A D A P T Home MiCASSA ADAPT Action Report Free Our People March MCIL GRAPHIC: a drawing of a bicycle
TEXT: ADAPT Action Report Washington DC ADAPT logo: universal access symbol breaking a chair overhead; text: FREE OUR PEOPLE!
ADAPT Action Report: Photos, eyewitness reports and commentary daily from the ADAPT action in Washington DC
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PHOTO: Kevin Lofton attends a housing workshop given by ADAPT

PHOTO: Kyle Glozier attends ADAPT's housing meeting

PHOTO: Renee Ford sells ADAPT T-shirts to raise money for Memphis ADAPT

PHOTO: Michelle Steiger at the St. Louis Booth

PHOTO: Shona Eakin tells the Housing workshop of her success

PHOTO: Barbara Toomer says sue the bastards

PHOTO: Steve Gold tell how housing is in the real world

PHOTO: Frances Uttilla of Memphis

ADAPT gathers in Washington DC to reform Medicaid

PHOTO: Bobby Coward and Steve Gold Lecture on Affordable, accessible and integrated housing

Bobby Coward and Steve Gold Lecture on Affordable, accessible and integrated housing

ADAPT chapters from all over the country have been working for months to raise the money to bring activists to the action in Washington DC. MiCASSA is the prime objective of ADAPT, and advocates want to bring choice to our old and broken Medicaid system that funnels most of the money for long-term care into the nursing home industry rather than more desirable community alternatives.

No one wants to live in a nursing home. In Tennessee and across the nation, Americans have found that institutions are the least desirable and most expensive form of long-term care. Hundreds of ADAPT advocates are gathering in Washington DC today because Americans deserve choice. People must have options and not be forced because of a mental or physical disability, to live in an institution.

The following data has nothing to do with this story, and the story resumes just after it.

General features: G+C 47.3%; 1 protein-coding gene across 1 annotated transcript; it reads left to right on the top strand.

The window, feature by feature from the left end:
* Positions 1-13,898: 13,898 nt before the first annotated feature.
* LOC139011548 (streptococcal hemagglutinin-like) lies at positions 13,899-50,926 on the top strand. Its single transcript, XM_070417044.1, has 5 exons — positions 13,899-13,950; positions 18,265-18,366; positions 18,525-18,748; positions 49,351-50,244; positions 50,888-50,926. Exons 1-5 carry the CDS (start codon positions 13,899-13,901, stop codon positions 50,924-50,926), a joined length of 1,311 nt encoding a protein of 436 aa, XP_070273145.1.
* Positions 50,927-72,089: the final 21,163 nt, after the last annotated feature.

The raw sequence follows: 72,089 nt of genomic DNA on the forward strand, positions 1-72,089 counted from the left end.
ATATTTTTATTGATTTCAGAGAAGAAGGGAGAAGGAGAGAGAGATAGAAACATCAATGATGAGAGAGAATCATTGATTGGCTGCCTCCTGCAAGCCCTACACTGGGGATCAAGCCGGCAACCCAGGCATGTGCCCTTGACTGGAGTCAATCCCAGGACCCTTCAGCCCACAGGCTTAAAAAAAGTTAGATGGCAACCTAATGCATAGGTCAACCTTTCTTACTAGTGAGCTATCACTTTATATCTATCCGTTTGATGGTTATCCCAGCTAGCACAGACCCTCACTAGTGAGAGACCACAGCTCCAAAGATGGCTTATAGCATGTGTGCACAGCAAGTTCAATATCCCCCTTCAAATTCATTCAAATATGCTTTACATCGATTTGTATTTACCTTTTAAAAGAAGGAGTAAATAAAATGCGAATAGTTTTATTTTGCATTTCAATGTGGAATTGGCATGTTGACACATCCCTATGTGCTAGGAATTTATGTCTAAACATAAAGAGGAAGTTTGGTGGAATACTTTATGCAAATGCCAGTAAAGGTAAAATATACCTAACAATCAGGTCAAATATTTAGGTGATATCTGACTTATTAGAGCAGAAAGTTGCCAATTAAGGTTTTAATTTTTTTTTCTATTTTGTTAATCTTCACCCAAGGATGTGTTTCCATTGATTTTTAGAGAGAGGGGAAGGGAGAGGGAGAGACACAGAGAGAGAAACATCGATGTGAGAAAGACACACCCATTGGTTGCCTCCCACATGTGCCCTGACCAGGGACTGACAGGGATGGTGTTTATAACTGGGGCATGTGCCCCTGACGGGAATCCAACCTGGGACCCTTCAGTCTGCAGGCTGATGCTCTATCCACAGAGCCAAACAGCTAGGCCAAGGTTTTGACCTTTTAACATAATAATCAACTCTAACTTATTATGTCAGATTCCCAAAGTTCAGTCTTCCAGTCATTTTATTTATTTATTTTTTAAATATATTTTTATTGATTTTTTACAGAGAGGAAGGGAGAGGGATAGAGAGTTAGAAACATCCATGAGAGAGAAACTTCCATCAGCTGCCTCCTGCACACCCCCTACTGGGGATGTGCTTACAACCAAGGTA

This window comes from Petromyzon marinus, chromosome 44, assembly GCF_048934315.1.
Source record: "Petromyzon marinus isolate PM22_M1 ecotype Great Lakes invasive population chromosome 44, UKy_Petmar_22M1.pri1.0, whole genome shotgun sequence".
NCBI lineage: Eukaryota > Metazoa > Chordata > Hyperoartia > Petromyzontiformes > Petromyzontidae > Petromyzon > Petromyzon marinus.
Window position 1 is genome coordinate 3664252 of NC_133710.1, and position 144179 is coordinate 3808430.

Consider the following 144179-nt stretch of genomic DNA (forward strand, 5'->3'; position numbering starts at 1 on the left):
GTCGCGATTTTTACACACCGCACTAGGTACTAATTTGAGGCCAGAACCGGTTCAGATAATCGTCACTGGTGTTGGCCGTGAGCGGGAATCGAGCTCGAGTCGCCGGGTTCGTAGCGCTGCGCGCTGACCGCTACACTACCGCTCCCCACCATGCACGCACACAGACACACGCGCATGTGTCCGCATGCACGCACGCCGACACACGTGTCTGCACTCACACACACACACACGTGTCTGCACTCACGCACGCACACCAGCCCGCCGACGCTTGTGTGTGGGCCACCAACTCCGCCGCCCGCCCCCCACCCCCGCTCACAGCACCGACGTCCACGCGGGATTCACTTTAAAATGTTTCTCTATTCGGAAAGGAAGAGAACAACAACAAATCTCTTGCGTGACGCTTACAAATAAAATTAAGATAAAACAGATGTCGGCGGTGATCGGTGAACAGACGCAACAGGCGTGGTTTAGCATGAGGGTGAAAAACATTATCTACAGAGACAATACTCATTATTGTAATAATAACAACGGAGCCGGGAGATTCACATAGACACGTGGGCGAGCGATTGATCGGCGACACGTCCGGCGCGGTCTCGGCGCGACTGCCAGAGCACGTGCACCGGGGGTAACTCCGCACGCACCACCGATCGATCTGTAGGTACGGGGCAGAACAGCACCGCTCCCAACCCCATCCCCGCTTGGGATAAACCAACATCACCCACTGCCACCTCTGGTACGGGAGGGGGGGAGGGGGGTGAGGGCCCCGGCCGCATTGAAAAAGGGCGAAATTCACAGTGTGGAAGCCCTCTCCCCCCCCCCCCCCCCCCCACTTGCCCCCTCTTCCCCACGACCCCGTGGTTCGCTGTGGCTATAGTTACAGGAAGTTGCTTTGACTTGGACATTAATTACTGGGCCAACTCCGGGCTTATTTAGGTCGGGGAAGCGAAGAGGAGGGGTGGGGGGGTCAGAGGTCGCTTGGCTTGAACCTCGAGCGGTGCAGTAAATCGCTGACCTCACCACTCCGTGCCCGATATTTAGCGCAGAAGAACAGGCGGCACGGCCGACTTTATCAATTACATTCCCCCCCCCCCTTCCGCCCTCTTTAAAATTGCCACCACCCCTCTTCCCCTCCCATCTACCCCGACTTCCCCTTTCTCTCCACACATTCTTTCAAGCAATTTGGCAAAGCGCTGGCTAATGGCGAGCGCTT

The advocates from across the nation came together at the Holiday Inn south of the capitol building. ADAPT is likely the most diverse group ever known. Most people notice the large number of wheelchair users in ADAPT, but ADAPT represents a broad spectrum of disabilities, as well as, diversity in race, creed, gender income and family status. ADAPT is a varied yet highly organized family.

Olmstead, the U.S. Supreme Court decision from 1998, declared an individual's right to live in the community. It prohibited states from unnecessary institutionalization and affirmed the 1990 Americans with Disabilities Act mandate to provide services, like those provided in nursing homes and other institutions, in the most integrated setting. ADAPT is not simply pointing out problems in the nations long-term care system. ADAPT supports national legislation that will address this problem and bring choice to the fractured and outdated Medicaid system.

Senators Tom Harkin (D, IA) and Arlen Specter (R, PA), and Representatives Danny Davis (D, IL) and John Shimkus (R, IL) introduced MiCASSA to reform Medicaid the Medicaid Community Attendants Services and Supports Act [S. 1298 and HR 3612]. Across the country 73% of the Medicaid funding is spent on institutions, despite the fact that people overwhelmingly prefer to live in their own homes. 

- Tim WheatADAPT logo: universal access symbol breaking a chain overhead; text: FREE OUR PEOPLE!

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ADAPT in Seattle, July 2004 and the skyline of the city.

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